DOWNTIME FOR pro football coaches in the fall, time spent with the TV remote in the right hand and a nacho in the left, comes on Saturday afternoons and early evenings. That's when guys like Ravens offensive coordinator Cam Cameron surf for college games, watching not just for enjoyment but also for new ideas. In recent weeks, as the start of the college basketball season overlapped with football, Cameron has gotten confused by the scores crawling at the bottom of the screen: OREGON 65, OREGON STATE 38 ... OKLAHOMA 61, OKLAHOMA STATE 41 ... GEORGIA TECH 45, GEORGIA 42.... Florida scores 70? Purdue 62? Gridiron or hardwood?
On one channel he sees the Florida Gators running schemes similar to those of the Patriots (no wonder—Bill Belichick swaps X's and O's with Urban Meyer after every season), and on others he sees historically run-oriented programs such as Texas, Oklahoma and Georgia gaining more than 60% of their yards through the air. Cameron keeps an eye on youth football too, and he's been seeing kids in four-wide formations throwing out of empty backfields. The young passers, and even his own quarterbacks, visualize plays at the controls of Madden 09, making quick decisions to avoid blitzes in the video game and then doing the same thing on the field.
"We're in an exciting time for offensive football," Cameron says. "I'm passionate about quarterback play, and I can't wait until the off-season to look at all the prospects out there. I think there's going to be a lot of guys, at all levels of the college game, doing things that can translate to our game."
For now, the NFL remains more long in the tooth than young at QB, and that is borne out by thirtysomething passers Kerry Collins (Titans), Jake Delhomme ( Panthers), Brett Favre (Jets), Gus Frerotte ( Vikings), Jeff Garcia ( Bucs) and Kurt Warner ( Cardinals), whose teams led or were tied for first in their respective divisions through Sunday. Only one of the five quarterbacks taken in the first two rounds of the 2006 draft, Denver's Jay Cutler, has won a starting job and kept it. Vince Young (Titans) has struggled to adapt his scrambling style to the pro game; Matt Leinart ( Cardinals) has been injury-prone and doesn't have the downfield arm of Warner for the Cardinals' deep-strike offense; Kellen Clemens (Jets) and Tarvaris Jackson ( Vikings) have yet to prove they're ready. All were sent back to the bench to watch the old-timers. Teams that think they have playoff potential typically lack patience with younger quarterbacks.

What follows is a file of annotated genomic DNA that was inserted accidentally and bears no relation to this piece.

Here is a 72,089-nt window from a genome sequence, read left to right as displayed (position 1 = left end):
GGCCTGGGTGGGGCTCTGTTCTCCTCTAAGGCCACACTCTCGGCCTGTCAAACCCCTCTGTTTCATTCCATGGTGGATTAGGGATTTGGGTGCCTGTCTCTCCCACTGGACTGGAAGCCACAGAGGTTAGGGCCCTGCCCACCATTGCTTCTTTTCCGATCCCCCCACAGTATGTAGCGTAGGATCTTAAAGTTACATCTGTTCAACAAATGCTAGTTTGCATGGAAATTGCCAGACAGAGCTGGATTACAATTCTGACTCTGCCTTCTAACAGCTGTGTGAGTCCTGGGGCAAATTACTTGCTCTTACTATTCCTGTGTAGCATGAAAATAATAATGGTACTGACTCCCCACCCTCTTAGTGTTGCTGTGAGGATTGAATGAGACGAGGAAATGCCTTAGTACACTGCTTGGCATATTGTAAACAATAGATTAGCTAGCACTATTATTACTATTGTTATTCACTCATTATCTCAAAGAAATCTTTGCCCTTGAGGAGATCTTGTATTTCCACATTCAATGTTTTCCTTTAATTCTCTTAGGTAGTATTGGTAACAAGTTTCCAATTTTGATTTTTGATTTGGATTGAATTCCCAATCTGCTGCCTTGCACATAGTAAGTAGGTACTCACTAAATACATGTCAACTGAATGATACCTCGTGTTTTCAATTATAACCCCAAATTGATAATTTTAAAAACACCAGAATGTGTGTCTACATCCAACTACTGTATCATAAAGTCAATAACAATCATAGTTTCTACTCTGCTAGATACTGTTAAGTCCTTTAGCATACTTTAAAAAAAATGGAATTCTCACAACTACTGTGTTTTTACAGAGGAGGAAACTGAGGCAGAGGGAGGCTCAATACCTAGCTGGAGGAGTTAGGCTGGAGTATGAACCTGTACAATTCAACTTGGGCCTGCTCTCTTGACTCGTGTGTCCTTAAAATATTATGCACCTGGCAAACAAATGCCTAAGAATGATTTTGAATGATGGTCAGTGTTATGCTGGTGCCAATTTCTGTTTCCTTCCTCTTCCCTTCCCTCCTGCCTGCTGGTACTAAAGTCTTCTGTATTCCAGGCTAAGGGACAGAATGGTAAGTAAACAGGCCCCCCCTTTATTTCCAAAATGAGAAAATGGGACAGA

So what to make of the 2008 success of rookies Matt Ryan in Atlanta and Joe Flacco in Baltimore? Right place, right time for one thing: They were drafted by teams that were a combined 9--23 last year, had hired new coaches and didn't have much else at quarterback. It was easy for Mike Smith of the Falcons to go with the precocious Ryan over Chris Redman (17 games in four seasons) and for John Harbaugh of the Ravens to send in Flacco ahead of Troy Smith and Kyle Boller, who had health issues.
Through 13 games Ryan (6'4", 220 pounds) and Flacco (6'6", 230) have near-identical records ( Atlanta is 8--5; Baltimore 9--4) and completion percentages (62.0 for Ryan; 60.2 for Flacco), and have shown accuracy against all variety of defenses and the ability to process information quickly. What separates Ryan a bit is that rarely has a rookie starter thrown downfield so well. (In recent years only Ben Roethlisberger comes to mind.) The Falcons are the only team with two wide receivers who've caught more than 35 passes each and are averaging more than 15 yards a reception: Roddy White (78, 16.0) and Michael Jenkins (39, 15.1). Two other traits eased the transition from college to pro for Ryan and Flacco, factors that scouts also point to when discussing the next crop of premium college quarterbacks, Georgia's Matt Stafford, Florida's Tim Tebow and Oklahoma's Sam Bradford: 1) They've operated in pro-style offenses, so the game is not too big for them; and 2) they play with an intelligent anticipation that's essential to the position yet rare in rookies. Here are some further qualities that have helped each rookie accelerate into the NFL fast lane.
Enlightened. While at Boston College he TiVo-ed press conferences of Peyton Manning and Tom Brady, then studied how they handled themselves, the media and the pressure of being a star quarterback.
Rarin' to go. Ten hours after being selected with the No. 3 pick, Ryan was in Atlanta meeting with his new offensive coaches. He took a playbook home with him that night and signed his contract three weeks later; thus he arrived prepared.
Fresh-faced. In the preseason Mike Smith told his players, in essence, You're all strangers to me, so anyone can win a starting job. Ryan is one of nine new starters in Atlanta.